And it isn’t complicated — it gets down to being who you already are and being present to the potentiality of the present experience.

“Does the rose have to do something? No, the purpose of a rose is to be a rose. Your purpose is to be yourself. You don’t have to run anywhere to become someone else.” — Thich Nhat Hanh, on the Heart Sutra, taken from The Heart of Understanding

In closing, I want to share this short anecdote. A client came to me recently for some guidance around something urgent. Her mother was in the final stages of breast cancer. They had a history of a rocky relationship. She wanted some ideas on how to handle this difficult passage with her mother. I use this story to set out a reminder for all of us — to practice living life from your side every day, so that when difficulty strikes (as it will), you are prepared and well-skilled. So that living life from your side and being yourself arises naturally in the moment. Find practices that resonate with you and activate them in your daily life. Or work with difficulty when it is small (such as a negative emotion like anger when it first arises) because when the difficulty is fully bloomed, it is much harder to dismantle or transform.

I bring this article to a close as I sit in my living room with the other writers in a rowdy silence of tapping keyboards. In a bit, we gather for a “sharing circle” before we return to our personal lives. In this closing circle. we open up and listen to how we each have spent time alone and, collectively, make meaning from our lives.

“Whichever step of the staircase you enter upon, the journey will, in its own way and own time, lead you to all the other steps. The only requirement is that you continue to put one foot in front of the other — one thought, moment of interest, and effort after another. That is all teachers really require of their students. They have trust that the teachings will unfold their results naturally, if the student will only grasp the opportunity.” — Geshe Lhundub Sopa with David Patt, Steps on the Path to Enlightenment

The Eleven Core Principles of the Zero Point Agreement

  • Take full responsibility for your experiences
  • Find freedom through personal investigation and examination
  • Take refuge in wholesome and strong intentions
  • Work with your strong, disturbing emotions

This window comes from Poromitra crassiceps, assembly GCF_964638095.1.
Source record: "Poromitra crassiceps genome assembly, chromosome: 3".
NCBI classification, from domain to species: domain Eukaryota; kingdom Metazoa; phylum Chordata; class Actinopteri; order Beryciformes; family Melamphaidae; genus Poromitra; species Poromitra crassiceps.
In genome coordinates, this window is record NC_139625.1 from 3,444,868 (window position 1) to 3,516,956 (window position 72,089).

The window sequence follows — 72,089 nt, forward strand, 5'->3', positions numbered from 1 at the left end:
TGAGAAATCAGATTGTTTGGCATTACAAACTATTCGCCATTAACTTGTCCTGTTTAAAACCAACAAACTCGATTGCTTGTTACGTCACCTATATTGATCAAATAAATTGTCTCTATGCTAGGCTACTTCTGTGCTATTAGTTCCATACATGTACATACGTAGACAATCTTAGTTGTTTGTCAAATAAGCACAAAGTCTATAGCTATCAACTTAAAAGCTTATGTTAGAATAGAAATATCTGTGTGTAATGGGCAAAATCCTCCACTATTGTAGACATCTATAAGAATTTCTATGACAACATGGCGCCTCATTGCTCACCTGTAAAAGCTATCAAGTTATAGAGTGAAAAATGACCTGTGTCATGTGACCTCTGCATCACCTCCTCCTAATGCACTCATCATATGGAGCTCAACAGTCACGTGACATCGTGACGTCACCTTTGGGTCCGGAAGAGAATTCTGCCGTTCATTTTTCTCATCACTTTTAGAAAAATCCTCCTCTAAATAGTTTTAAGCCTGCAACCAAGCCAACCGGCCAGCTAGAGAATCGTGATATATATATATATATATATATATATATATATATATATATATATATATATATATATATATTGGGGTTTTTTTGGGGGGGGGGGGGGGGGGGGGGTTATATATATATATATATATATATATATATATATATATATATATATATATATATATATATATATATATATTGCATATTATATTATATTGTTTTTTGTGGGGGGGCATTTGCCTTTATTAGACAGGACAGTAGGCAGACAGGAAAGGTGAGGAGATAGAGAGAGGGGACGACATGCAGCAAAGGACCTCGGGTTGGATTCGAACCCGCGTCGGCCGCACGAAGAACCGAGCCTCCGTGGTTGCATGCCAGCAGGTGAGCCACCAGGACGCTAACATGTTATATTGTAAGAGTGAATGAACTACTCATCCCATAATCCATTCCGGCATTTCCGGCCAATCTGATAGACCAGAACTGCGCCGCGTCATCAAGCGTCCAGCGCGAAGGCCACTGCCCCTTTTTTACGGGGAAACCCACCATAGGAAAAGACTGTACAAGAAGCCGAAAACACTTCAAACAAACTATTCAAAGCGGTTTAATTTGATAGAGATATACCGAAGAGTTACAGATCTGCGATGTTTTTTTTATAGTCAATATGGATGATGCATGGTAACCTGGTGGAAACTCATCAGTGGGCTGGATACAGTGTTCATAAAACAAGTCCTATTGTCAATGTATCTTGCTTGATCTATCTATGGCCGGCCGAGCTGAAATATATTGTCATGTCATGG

• Maintain your inner integrity (inner independence)
  • Live as the meaning maker
  • Show up halfway for all your relationships
  • Reflect on the preciousness of human life
  • Cultivate a spiritual practice (live by ethical principles)
  • Depend on the natural world
  • Rely on qualified teachers

“When someone seeks,” said Siddhartha, “then it easily happens that his eyes see only the thing that he seeks, and he is able to find nothing, to take in nothing because he always thinks only about the thing he is seeking, because he has one goal, because he is obsessed with his goal. Seeking means: having a goal. But finding means: being free, being open, having no goal.” — Hermann Hesse, Siddhartha

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Julie Tallard Johnson
Julie Tallard Johnson is a transpersonal counselor, licensed clinical social worker and creative writing consultant. She is the award-winning author of 10 spiritual books for teens and adults. Her new book, The Zero Point Agreement: How to Be Who You Already Are, will be available December 1. She has been studying the scientific basis of thought transformation, inspiration and creativity for 35 years. She lives in Wisconsin.


  1. Great article, Julie. It’s taken me a long time to get to my side, and I’m enjoying it immensely. You helped in many ways , and I miss sitting in your writer’s circle.

  2. Wow, I really enjoyed and can feel the internal connection to “Woableza” from you article. As a Native American Woman I was taught that all good things come (especially good writers) to move your soul. I’m happy to have read this article and to understand more fully how the Zero Point Agreement can help me become more of a meaning maker in my life.